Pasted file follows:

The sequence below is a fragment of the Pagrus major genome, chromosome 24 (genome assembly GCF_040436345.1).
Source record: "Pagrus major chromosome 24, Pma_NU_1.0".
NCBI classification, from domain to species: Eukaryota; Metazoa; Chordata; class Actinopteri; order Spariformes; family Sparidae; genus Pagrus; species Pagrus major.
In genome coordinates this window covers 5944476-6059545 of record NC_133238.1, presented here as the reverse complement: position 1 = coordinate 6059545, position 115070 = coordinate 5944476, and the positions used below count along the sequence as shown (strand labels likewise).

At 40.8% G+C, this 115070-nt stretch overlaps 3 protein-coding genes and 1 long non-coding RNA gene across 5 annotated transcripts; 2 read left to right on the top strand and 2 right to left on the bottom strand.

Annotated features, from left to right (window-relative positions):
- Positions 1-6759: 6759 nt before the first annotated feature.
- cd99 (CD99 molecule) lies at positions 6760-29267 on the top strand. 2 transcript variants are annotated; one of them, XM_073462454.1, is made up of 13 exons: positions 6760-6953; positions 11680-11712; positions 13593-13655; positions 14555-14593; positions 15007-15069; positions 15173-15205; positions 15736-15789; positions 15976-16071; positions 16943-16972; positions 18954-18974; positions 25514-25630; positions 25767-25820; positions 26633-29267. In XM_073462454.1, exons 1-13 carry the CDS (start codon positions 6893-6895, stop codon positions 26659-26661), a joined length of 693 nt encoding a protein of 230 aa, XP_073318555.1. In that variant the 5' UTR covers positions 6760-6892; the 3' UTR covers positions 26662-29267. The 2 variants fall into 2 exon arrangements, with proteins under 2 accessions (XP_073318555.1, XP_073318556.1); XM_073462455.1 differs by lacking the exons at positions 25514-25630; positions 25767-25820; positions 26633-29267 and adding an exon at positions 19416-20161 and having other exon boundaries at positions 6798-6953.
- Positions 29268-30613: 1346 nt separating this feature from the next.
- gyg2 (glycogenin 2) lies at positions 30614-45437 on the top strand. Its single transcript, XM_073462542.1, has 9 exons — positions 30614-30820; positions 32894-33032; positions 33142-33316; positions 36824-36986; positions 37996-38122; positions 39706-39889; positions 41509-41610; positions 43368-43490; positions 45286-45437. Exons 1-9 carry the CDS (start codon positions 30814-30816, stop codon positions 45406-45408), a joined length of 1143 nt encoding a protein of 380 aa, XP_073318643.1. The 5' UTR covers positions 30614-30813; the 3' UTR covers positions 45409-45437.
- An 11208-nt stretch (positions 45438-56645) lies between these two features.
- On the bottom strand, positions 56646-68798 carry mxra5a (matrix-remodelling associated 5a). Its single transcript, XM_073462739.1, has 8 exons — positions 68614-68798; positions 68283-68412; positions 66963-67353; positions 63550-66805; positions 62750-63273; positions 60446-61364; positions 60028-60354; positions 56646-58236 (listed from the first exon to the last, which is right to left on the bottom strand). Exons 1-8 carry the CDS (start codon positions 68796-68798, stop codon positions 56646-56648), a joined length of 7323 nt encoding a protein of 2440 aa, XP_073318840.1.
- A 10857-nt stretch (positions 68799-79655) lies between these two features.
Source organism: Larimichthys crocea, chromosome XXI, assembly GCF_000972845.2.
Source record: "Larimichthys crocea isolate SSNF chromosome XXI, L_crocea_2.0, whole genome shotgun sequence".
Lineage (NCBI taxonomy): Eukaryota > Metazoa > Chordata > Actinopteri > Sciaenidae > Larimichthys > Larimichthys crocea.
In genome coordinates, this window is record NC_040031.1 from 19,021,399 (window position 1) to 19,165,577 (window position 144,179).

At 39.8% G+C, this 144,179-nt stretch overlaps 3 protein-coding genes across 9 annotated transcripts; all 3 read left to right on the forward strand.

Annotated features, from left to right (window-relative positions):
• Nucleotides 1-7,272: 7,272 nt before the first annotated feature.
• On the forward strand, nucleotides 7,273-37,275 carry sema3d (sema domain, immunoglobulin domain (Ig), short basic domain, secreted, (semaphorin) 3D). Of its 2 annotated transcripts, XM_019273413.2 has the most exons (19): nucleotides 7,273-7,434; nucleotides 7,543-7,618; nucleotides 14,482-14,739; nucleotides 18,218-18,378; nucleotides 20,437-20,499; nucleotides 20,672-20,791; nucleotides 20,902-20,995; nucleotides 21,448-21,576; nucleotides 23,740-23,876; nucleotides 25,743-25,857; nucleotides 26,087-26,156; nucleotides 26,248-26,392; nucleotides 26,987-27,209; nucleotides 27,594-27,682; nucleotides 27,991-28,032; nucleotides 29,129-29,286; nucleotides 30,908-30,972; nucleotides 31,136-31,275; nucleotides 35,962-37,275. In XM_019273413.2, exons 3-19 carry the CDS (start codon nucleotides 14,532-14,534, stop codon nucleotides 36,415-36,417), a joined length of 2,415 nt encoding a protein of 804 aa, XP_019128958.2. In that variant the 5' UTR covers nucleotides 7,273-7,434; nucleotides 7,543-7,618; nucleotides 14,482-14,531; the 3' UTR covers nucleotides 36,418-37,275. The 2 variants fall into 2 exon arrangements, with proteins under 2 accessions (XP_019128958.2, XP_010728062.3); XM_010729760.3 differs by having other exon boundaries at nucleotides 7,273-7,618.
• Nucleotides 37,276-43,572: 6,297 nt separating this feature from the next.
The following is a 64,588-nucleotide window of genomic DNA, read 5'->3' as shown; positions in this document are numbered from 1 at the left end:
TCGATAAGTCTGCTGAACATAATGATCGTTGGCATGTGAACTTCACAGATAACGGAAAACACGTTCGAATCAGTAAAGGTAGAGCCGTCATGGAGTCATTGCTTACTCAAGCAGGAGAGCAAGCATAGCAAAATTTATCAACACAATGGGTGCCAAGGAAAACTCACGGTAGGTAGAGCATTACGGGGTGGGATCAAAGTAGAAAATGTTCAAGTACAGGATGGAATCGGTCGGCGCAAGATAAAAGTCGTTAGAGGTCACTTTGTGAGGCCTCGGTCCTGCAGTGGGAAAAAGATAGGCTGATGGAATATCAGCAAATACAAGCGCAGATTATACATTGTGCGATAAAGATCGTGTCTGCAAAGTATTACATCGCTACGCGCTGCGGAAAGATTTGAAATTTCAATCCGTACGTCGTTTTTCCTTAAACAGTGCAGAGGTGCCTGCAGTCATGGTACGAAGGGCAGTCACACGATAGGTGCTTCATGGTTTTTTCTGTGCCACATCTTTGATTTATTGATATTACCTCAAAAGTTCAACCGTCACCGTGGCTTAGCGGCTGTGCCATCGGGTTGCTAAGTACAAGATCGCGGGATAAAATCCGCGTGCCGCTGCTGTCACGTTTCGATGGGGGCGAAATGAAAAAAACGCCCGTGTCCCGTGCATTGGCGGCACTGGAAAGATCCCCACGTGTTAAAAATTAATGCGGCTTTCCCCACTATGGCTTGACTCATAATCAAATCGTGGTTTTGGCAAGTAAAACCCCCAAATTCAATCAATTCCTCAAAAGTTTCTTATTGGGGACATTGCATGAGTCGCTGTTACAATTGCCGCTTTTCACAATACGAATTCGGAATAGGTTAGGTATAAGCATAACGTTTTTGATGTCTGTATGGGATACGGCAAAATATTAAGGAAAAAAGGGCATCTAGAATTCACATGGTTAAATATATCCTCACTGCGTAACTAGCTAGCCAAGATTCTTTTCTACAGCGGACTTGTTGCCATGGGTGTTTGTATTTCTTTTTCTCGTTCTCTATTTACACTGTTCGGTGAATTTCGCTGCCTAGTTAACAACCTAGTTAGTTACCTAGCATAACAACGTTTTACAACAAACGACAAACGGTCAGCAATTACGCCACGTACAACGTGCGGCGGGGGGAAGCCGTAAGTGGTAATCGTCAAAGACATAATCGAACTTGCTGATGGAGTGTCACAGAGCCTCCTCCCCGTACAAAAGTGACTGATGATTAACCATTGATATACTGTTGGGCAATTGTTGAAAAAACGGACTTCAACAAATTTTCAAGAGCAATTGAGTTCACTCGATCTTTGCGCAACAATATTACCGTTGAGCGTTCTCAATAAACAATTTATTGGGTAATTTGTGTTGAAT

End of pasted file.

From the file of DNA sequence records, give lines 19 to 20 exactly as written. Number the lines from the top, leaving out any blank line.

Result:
Annotated features, from left to right (window-relative positions):
• Nucleotides 1-7,272: 7,272 nt before the first annotated feature.